The Payment Card Industry (PCI) Security Standards Council (SSC) Thursday released PCI 3.0, the latest version of the council’s security compliance requirements for businesses that accept credit and debit cards.
Available now on the PCI SSC website (PDF), version 3.0 becomes effective on Jan. 1. Version 2.0 will remain active until Dec. 31, 2014, to ensure adequate time for organizations to make the transition.
Many of the key changes to the guidelines are designed to make compliance more of a regular process, rather than a report on a company’s compliance at a specific point in time, according to the council and other experts.
“Version 3.0 will help organizations make payment security part of their business-as-usual activities by introducing more flexibility, and an increased focus on education, awareness and security as a shared responsibility,” the PCI Council says. “Overall updates include specific recommendations for making PCI DSS part of everyday business processes and best practices for maintaining ongoing PCI DSS compliance; guidance from the Navigating PCI DSS Guide built in to the standard; and enhanced testing procedures to clarify the level of validation expected for each requirement.”
“PCI DSS is stressing that their compliance standard is not a set-it-and-forget-it mentality,” says Joe Schumacher, security consultant at Neohapsis, which helps enterprises with PCI assessment.
“Some important areas in this new mentality focus on security processes,” Schumacher says in a blog. “For example, entities should be validating on their own that controls are implemented effectively for applicable businesses processes and related technologies. Some specific examples related to this new mentality focus on antivirus definitions, logging, vulnerability signatures and ensuring that only appropriate services are enabled on systems.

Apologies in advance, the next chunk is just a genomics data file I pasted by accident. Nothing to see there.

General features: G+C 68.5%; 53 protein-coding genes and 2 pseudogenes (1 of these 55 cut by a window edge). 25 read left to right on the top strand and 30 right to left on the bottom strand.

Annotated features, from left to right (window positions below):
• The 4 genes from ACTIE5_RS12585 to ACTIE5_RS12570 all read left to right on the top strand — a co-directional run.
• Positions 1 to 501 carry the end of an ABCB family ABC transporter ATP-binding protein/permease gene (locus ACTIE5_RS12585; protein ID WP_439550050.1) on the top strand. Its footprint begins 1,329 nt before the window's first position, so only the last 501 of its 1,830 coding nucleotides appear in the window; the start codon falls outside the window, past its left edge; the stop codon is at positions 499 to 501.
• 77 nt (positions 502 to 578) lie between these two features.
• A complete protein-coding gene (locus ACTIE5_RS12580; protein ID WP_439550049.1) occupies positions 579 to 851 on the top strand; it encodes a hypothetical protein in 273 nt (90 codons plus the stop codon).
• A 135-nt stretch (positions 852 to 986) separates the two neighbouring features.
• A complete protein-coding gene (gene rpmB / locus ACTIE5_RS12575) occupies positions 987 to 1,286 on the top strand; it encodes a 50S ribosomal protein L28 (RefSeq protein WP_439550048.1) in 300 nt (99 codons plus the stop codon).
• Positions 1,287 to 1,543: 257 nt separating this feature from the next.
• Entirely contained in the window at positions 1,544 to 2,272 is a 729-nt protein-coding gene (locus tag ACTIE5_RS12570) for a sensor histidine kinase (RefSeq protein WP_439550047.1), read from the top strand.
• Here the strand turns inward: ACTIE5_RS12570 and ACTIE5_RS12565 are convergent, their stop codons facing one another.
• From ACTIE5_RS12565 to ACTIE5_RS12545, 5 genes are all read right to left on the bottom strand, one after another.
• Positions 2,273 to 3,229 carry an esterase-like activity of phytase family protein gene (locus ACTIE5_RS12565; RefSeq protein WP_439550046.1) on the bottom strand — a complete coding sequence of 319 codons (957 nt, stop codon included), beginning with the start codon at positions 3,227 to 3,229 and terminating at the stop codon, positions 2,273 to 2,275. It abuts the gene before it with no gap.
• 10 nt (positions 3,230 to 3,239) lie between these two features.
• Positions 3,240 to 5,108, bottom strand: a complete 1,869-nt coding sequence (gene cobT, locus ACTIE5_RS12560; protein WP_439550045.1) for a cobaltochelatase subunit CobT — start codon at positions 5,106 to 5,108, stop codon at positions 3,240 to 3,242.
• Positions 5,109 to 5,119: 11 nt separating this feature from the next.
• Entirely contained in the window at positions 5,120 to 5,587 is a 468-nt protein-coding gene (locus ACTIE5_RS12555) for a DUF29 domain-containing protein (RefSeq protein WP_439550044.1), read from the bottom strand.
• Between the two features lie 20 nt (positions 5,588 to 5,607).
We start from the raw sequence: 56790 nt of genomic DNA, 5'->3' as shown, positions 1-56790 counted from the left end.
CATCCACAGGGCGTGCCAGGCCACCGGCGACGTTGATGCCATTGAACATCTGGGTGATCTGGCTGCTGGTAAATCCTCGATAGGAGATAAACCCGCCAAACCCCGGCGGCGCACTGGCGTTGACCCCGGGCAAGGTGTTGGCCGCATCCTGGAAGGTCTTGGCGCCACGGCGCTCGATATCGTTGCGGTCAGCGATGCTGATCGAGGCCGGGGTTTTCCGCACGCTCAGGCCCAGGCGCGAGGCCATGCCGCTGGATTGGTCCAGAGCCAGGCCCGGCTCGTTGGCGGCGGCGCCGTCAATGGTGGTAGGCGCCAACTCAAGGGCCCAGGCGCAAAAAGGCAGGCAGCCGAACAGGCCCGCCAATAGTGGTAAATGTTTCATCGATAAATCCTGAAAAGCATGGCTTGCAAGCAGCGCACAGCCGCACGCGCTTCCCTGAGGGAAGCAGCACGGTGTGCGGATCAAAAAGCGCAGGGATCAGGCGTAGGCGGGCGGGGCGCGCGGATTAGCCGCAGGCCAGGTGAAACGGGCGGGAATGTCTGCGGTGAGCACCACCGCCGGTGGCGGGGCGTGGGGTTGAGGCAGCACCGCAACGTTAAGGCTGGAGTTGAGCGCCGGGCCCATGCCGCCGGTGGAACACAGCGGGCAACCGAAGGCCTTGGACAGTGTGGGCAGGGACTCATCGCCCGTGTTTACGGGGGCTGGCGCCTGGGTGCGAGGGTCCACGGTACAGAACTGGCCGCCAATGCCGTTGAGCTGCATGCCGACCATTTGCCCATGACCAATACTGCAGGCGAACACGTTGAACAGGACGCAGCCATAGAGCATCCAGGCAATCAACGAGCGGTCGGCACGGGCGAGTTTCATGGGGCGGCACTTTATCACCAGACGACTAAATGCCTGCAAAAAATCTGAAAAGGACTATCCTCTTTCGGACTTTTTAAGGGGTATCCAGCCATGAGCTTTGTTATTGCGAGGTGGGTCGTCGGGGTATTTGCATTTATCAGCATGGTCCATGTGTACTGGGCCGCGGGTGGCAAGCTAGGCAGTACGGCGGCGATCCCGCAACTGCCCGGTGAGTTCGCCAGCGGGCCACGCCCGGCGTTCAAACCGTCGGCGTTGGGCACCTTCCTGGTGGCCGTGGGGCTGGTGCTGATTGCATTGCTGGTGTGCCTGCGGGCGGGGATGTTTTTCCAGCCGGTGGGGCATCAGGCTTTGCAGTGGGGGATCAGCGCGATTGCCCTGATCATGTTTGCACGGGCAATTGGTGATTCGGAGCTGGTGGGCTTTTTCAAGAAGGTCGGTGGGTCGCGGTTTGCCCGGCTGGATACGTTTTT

“With this new mentality, entities should look to take corrective actions when compliance gaps are identified so that PCI DSS compliance can be maintained at all times and not wait until their [auditor] comes to validate their compliance.”
Some experts said the new guidelines don’t go far enough.
“Overall, the council has made some excellent improvements to the standard, but the risk management area of PCI 3.0 still needs more work,” says Michael Aminzade, director of compliance delivery at Trustwave. “The main area of concern is that even though the new standards reference risk management strategies that must be met, the standard doesn’t enforce companies to adopt any of those strategies. In particular, the standard doesn’t address the fact that risk assessments need to be done by an industry-certified professional and are only performed on an annual basis. Also, PCI DSS 3.0 does not include any changes surrounding mobile security.”
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